Sunday, 5 September 2010

Don't go rock climbing in Christchurch

As the first working day after the earthquake gets underway in Christchurch, and the dusts settles and surveys provide more accurate information, I have got some interesting messages. First a rock climbing warning from the NZ Alpine Club.


Members are warned that the recent earthquake has caused a large amount of damage up on the Port Hills crags, especially to the right of Angel Face.


Boulders as big as cars have tumbled into the valley floor and there is a lot of loose rock.


Due to the danger, we advise that members stay away whilst we are still experiencing aftershocks and then exercise extreme caution when in the area.
Regards
Margaret McMahon
National Administrator
New Zealand Alpine Club Inc.

I got a message from my old track and field coach, and former director of Science Alive,  Brian Taylor,  who tells his story:

We are all ok. It was a terrifying experience, the sideways movement was the amazing. Luckily our house being a wooden house flexed and swung with the movement, however the 2 brick chimneys which crashed down and the one at the back went through the deck. The fact that we have quite pitch on the roof meant that the chimney slid off rather than crashed through. The front chimney fell against the roof held in place by the base. Other than broken glass and crockery we sustained no other damage. The fact that Christchurch sits on a shingle bed and high water table meant that there was quite a bit of liquefaction and this resulted in water and fine sand being squeezed up out of the ground creating a series of small sand piles with water bubbling out of them like minute volcanos. Never seen that before. There are many older brick buildings in central Christchurch that were very damaged and some of the older brick family homes in country areas were demolished. The centre of the city is closed and there is a police curfew from 7.00 pm to 7.00 am tonight. I spent all day from 5.00 am yesterday cleaning up, covering the open parts of the chimneys and repairing cracks in the roof before it rains tomorrow. Lots of aftershocks still going on, leaves you with a continuous sensation of swaying!



We are very lucky that our son Hamish and Kelly had their new baby boy exactly 24 hours before!

The school suffered no damage other than 2 bookcases falling over. We are closed today for students and tomorrow as the buses are not running until Wed.

Brian added later:

Really the quake occurs with the bits of the plates sliding past each other and "slipping" with a jolt which sets up the quake shock waves and these travel along underground, moving, bending and buckling the surface. The liquification that I experienced at home were the waves squeezing water and silt up to the surface.


Thanks again and take care.


Cheers
Brian

Seeing my good friend Brian has a love of science, I thought this map below and explanation from NEWS & COMMENTARY FROM THE WORLD OF GEOLOGY & EARTH SCIENCE would be helpful





As the figure above illustrates, New Zealand is not just located on top of the boundary between the Pacific and Australian plates: it is located at a point where the nature of that plate boundary changes in some rather fundamental ways. The subduction zone running down the East Coast of the North Island terminates off the Northeast coast of the South Island, about 100 kilometres north of Christchurch, and gives way to a transform boundary cutting through the continental crust of the South Island, where the plate motions are accommodated by largely dextral strike-slip on the faults of the Marlborough Fault Zone (MFZ in the figure above) and the Alpine Fault (AP). Whilst this latest rupture clearly occurred some way south of both of these fault systems, the focal mechanism can be interpreted as showing as dextral strike-slip on an east-west oriented fault, suggesting that it is still linked to deformation at the plate boundary.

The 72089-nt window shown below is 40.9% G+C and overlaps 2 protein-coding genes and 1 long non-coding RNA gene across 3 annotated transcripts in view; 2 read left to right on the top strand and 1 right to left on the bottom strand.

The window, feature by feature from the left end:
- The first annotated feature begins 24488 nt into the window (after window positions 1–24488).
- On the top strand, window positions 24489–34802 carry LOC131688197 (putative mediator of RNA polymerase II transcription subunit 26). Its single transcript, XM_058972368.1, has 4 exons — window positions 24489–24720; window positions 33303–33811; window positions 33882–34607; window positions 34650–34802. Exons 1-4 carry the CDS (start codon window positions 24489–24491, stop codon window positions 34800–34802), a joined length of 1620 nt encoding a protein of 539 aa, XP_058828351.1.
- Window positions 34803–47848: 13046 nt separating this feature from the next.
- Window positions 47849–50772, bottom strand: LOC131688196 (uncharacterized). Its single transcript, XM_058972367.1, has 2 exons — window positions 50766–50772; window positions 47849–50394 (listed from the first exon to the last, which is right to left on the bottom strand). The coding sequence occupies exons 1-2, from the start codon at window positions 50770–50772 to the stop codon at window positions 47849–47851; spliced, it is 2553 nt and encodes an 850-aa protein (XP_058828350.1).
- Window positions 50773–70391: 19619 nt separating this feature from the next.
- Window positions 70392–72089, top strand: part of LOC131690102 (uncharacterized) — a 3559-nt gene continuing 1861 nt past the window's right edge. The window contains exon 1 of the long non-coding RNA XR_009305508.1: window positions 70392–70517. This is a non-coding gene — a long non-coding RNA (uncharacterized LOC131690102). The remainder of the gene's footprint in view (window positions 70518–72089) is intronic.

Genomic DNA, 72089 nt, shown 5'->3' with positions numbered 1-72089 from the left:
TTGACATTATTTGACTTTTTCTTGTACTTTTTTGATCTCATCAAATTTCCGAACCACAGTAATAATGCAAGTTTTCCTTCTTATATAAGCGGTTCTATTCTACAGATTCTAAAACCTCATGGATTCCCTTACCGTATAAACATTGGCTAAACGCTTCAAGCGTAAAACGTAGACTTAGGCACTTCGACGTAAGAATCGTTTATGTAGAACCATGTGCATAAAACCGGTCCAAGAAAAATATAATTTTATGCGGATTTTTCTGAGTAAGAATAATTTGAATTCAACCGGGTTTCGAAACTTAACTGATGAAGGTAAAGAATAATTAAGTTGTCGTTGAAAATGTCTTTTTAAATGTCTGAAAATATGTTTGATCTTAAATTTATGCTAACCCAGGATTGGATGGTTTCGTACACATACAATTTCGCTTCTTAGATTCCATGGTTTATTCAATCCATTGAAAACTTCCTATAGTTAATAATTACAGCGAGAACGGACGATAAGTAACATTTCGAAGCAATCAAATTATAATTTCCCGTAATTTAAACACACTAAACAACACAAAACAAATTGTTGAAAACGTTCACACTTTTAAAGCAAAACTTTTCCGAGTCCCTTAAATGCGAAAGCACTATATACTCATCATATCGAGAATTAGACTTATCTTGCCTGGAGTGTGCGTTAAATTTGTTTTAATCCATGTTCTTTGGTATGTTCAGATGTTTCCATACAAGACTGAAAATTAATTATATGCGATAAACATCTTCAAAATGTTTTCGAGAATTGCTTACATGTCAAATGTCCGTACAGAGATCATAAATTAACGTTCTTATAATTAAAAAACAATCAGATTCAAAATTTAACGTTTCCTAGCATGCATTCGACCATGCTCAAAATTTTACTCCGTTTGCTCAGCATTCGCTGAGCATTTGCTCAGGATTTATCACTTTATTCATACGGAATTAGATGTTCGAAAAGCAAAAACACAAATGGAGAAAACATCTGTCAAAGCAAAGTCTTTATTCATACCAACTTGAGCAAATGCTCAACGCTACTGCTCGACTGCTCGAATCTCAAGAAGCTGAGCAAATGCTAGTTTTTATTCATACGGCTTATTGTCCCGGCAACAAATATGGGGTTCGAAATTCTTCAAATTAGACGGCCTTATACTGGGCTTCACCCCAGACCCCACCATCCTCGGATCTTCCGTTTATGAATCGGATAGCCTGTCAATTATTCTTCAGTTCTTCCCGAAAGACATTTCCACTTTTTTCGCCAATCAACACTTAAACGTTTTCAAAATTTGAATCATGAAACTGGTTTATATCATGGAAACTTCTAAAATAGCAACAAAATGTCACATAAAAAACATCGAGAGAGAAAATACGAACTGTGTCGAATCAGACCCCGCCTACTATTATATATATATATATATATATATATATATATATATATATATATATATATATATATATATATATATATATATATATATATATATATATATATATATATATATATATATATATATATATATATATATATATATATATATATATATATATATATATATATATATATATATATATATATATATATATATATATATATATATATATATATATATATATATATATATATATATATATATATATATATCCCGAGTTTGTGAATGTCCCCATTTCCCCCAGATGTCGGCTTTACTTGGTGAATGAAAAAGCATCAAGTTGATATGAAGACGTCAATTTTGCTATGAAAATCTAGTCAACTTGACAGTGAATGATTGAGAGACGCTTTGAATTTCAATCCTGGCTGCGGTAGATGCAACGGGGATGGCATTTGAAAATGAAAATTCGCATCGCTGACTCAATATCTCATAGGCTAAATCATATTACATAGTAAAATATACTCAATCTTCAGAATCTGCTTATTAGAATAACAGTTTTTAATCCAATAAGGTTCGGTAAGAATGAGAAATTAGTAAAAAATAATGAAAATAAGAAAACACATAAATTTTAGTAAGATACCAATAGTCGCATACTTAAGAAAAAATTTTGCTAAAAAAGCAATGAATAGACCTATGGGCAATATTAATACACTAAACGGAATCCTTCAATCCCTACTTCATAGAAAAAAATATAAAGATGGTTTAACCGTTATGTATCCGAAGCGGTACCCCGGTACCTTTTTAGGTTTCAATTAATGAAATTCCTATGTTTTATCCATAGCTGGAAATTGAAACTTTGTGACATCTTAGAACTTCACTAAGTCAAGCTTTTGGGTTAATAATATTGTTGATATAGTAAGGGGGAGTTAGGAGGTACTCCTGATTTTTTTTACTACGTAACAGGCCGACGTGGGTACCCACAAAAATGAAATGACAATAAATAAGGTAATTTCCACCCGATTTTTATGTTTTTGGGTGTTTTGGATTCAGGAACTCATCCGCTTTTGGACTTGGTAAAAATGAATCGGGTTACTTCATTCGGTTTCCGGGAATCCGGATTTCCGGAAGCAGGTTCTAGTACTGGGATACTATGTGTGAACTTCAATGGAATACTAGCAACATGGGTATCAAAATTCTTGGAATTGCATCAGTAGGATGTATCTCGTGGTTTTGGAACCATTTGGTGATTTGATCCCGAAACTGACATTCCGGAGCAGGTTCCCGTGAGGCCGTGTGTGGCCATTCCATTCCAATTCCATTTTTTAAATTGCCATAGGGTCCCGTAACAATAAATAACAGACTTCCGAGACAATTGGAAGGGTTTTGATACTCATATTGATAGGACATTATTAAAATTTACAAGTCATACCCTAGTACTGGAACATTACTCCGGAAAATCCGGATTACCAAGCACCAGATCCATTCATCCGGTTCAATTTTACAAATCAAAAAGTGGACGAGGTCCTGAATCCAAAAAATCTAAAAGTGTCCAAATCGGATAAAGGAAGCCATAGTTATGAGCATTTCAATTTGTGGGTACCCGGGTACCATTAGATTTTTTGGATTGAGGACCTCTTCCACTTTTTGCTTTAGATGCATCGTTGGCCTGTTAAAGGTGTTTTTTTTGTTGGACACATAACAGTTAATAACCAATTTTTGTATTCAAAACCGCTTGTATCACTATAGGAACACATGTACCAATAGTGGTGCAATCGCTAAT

New Zealand is a region of distributed deformation: the relative motions between the Australian and Pacific plates are not accommodated on one or two faults in a narrow zone, but on many faults across a much wider zone. It is therefore perhaps not surprising to observe large earthquakes accommodating plate motions some distance from where the two plates actually meet. However, the occurrence of such earthquakes in this particular region of the South Island is probably also linked to ongoing changes in the nature of the plate boundary at the junction between the subduction zone and the continental transform. If you look at the displacement history of the individual faults in the Marlborough Fault zone, the northern faults are older, were more active in the geological past, and have quite small recent (in the geological sense of ‘the last few 100,000 years’) displacements; the southern faults are younger, and have much larger recent displacements. The most obvious explanation for these changes is that the most northern of the Marlborough faults was originally directly linked with the end of the subduction zone, but that these two structures moved out of alignment as the subduction zone moved south, causing new strands of the Marlborough Fault system to grow in order to more efficiently accommodate plate motions.

3 comments:

Marja said...

These mudpiles are drying up now and changing in the a grey sticky matter
One student made an announcement on facebook to clean the mudpiles in tis neighbourhood and my daughter helped all morning with lots of students shoveling mud out of peoples driveways and gardens Mountains are heaped up at the street for the councel to pick up

Bob McKerrow said...

Isn't it great to see what the children of Christchurch are doing to clean up the mudpiles.

Good luck with all the hard work ahead. Bob

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